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Open Access Publications from the University of California

Cranberry Juice for Prevention of Urinary Tract Infection in Women

  • Author(s): Eagan, Michael
  • et al.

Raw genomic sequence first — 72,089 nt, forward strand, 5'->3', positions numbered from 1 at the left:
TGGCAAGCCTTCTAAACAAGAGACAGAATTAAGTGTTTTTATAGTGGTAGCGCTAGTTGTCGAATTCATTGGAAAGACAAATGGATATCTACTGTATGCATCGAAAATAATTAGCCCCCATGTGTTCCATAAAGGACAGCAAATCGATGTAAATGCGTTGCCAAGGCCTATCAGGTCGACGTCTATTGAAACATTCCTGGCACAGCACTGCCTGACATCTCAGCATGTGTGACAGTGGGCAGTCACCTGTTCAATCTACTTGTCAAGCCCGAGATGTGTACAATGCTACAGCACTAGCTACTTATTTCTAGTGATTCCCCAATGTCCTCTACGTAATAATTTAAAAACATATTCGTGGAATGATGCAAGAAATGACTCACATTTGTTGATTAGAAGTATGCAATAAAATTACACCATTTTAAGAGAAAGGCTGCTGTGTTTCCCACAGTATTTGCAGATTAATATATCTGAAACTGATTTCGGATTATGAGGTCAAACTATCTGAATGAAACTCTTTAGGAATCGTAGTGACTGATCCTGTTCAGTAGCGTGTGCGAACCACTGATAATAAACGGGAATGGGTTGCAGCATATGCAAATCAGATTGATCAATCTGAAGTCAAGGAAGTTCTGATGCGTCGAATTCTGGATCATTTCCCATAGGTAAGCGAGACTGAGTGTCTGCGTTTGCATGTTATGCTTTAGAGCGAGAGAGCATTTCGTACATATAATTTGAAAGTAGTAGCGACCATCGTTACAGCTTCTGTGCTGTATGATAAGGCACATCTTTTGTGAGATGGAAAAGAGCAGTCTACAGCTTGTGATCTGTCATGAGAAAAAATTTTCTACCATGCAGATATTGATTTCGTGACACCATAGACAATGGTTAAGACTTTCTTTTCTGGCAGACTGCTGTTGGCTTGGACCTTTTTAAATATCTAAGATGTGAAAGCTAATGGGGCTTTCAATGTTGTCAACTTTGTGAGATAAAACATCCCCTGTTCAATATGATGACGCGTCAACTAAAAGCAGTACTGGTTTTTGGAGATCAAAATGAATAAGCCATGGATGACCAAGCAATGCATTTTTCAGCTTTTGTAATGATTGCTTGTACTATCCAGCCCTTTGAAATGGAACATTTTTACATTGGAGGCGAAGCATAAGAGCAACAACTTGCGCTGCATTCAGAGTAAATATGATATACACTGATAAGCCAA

The use of cranberry juice for the treatment and prevention of urinary tract infections (UTI) has long been promoted by physicians and lay people alike. Although the research has been conflicting and controversial, it was once widely believed that cranberry juice possessed bactericidal activity due to the presence of hippuric acid, which was believed to acidify the urine and prevent microbial growth(1,2). More recently, it has been discovered that cranberries possess in high concentration a class of compounds known as anthocyanidins, that have been shown to effectively inhibit the adhesion of E. coli, the most common causative agent in UTI, to urinary epithelium (3, 4). Recent research suggests that these anthocyanidins may cause a 50% reduction in recurrence of UTI when cranberry juice is consumed at doses of 100 - 300 mL per day (5, 6), however more research is needed to conclusively prove beneficence. No research exists to support the use of cranberry juice as a treatment for UTI, however.

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